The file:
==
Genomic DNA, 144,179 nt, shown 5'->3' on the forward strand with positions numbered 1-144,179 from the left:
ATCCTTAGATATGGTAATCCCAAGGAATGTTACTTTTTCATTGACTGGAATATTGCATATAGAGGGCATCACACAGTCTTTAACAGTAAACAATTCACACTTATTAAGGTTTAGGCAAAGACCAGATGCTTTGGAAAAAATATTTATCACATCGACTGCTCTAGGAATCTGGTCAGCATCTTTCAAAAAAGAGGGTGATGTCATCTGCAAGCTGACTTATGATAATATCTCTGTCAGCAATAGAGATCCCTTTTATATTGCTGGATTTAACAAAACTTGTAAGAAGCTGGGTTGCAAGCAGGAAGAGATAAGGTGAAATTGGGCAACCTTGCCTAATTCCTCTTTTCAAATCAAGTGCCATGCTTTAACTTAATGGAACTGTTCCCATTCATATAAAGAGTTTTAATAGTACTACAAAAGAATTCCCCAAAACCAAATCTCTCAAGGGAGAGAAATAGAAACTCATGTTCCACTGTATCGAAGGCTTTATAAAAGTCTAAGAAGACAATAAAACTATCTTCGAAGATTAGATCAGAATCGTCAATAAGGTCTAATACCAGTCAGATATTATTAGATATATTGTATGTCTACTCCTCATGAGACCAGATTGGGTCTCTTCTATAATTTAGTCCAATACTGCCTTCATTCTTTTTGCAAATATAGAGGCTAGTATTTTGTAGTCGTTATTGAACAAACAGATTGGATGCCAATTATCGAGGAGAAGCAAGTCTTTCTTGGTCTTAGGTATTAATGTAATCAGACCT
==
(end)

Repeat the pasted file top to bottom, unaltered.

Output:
Genomic DNA, 144,179 nt, shown 5'->3' on the forward strand with positions numbered 1-144,179 from the left:
ATCCTTAGATATGGTAATCCCAAGGAATGTTACTTTTTCATTGACTGGAATATTGCATATAGAGGGCATCACACAGTCTTTAACAGTAAACAATTCACACTTATTAAGGTTTAGGCAAAGACCAGATGCTTTGGAAAAAATATTTATCACATCGACTGCTCTAGGAATCTGGTCAGCATCTTTCAAAAAAGAGGGTGATGTCATCTGCAAGCTGACTTATGATAATATCTCTGTCAGCAATAGAGATCCCTTTTATATTGCTGGATTTAACAAAACTTGTAAGAAGCTGGGTTGCAAGCAGGAAGAGATAAGGTGAAATTGGGCAACCTTGCCTAATTCCTCTTTTCAAATCAAGTGCCATGCTTTAACTTAATGGAACTGTTCCCATTCATATAAAGAGTTTTAATAGTACTACAAAAGAATTCCCCAAAACCAAATCTCTCAAGGGAGAGAAATAGAAACTCATGTTCCACTGTATCGAAGGCTTTATAAAAGTCTAAGAAGACAATAAAACTATCTTCGAAGATTAGATCAGAATCGTCAATAAGGTCTAATACCAGTCAGATATTATTAGATATATTGTATGTCTACTCCTCATGAGACCAGATTGGGTCTCTTCTATAATTTAGTCCAATACTGCCTTCATTCTTTTTGCAAATATAGAGGCTAGTATTTTGTAGTCGTTATTGAACAAACAGATTGGATGCCAATTATCGAGGAGAAGCAAGTCTTTCTTGGTCTTAGGTATTAATGTAATCAGACCT